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Voting Will Get Easier in Some States Where Voters Passed Ballot Initiatives

En español | Starting in 2023, voters in several states passed new constitutional amendments and ballot initiatives this week opening more options to vote in future elections — and racking up a series of big wins for AARP as we push to make voting easier.

In Connecticut, voters gave lawmakers the green-light to introduce early in-person voting for the first time. Once lawmakers finalize rules around early voting, Connecticut will join the 46 other states that allow residents to cast a ballot in person before Election Day.

In Michigan, a new constitutional amendment will create a 9-day early voting period, allow voters to sign an affidavit if they don’t have a photo ID, require the state to fund prepaid stamps, drop boxes and a tracking system for absentee ballots, among other measures. And in Nevada, voters backed a proposal for an open primary system, allowing voters to participate in a primary regardless of their affiliation. The measure would also introduce ranked-choice voting. But voters will need to again pass the measure in 2024. And if they do, it isn't expected to take effect until 2026.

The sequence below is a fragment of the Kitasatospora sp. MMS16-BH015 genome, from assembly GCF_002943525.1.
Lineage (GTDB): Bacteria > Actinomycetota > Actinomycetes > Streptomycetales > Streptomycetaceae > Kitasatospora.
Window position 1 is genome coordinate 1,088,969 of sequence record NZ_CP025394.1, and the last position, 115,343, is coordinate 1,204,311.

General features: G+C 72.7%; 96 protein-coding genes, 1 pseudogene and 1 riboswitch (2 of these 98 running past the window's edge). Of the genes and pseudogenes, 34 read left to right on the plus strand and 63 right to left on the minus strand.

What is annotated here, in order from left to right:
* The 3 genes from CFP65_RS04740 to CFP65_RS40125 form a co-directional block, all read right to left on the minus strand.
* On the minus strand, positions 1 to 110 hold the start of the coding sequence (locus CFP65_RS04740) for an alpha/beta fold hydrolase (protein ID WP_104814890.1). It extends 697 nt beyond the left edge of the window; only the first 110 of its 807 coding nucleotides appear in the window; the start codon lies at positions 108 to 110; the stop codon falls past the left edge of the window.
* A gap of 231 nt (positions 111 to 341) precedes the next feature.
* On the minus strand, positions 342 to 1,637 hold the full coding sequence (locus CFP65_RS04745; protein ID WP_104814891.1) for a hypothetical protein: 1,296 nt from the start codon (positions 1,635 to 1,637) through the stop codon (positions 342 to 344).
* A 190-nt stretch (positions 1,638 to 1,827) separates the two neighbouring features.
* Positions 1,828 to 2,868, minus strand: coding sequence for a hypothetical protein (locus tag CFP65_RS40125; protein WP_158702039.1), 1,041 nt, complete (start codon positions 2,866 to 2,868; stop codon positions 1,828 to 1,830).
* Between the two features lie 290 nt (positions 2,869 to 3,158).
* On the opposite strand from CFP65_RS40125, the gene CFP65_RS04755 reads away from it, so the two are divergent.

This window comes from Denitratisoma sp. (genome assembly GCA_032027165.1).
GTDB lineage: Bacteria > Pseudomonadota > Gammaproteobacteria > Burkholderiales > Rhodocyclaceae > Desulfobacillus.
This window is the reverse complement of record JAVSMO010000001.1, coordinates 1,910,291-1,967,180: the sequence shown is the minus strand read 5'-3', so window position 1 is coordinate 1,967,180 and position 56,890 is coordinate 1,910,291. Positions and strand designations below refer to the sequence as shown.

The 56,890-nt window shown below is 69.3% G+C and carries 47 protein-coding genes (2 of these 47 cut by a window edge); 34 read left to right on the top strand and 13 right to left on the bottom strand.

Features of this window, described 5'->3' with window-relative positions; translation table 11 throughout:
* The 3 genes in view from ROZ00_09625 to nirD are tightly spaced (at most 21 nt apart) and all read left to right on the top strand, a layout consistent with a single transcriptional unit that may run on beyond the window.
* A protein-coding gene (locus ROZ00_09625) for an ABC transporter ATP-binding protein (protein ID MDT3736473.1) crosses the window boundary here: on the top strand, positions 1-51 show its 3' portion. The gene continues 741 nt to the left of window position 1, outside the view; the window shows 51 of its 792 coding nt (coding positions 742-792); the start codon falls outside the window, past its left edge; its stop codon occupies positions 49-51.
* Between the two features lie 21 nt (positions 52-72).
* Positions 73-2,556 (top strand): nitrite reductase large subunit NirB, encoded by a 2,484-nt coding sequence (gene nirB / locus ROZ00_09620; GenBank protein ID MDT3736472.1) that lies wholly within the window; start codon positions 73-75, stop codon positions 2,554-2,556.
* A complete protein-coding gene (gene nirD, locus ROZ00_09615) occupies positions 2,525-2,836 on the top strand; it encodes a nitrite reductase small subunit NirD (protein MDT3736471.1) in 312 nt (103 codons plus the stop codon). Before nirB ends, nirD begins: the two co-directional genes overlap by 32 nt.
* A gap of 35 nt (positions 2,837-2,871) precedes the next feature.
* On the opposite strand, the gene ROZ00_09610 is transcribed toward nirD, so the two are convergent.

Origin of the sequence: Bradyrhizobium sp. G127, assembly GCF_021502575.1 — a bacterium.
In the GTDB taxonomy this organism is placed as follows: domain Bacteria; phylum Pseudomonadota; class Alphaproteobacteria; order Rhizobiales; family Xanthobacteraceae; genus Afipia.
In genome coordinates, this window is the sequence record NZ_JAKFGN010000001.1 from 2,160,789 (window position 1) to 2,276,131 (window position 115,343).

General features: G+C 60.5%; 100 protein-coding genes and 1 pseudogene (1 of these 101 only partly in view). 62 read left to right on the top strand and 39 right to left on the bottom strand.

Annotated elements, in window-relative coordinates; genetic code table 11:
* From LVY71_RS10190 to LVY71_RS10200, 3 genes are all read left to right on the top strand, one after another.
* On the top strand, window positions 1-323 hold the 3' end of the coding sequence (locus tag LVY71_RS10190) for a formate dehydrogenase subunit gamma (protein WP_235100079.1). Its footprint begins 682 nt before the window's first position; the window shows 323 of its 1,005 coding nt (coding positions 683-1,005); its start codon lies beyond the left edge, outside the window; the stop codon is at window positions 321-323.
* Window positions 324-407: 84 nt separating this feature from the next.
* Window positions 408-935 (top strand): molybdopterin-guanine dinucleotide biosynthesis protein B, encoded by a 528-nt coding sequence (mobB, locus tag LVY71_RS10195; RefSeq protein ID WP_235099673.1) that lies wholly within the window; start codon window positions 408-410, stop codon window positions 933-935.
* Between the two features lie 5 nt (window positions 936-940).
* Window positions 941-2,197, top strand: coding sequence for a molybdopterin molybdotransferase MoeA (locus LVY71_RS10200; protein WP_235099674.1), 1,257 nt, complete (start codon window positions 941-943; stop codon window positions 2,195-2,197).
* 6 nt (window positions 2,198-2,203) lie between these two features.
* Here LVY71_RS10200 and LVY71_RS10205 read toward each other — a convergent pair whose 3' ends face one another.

The initiatives are AARP’s latest wins for more accessible voting rules. Delaware Gov. John Carney earlier this year signed two AARP-backed bills introducing no-excuse absentee voting and allowing voters to register up to and including Election Day. Rhode Island Gov. Dan McKee recently signed a bill we supported that introduces no-excuse mail voting and removes a witness and notary requirement on mail ballots. And Massachusetts Gov. Charlie Baker this summer signed an AARP-backed bill introducing no-excuse mail voting and extending the state’s voter registration window.

Learn about voting rules in your state, and keep up with AARP’s election coverage at

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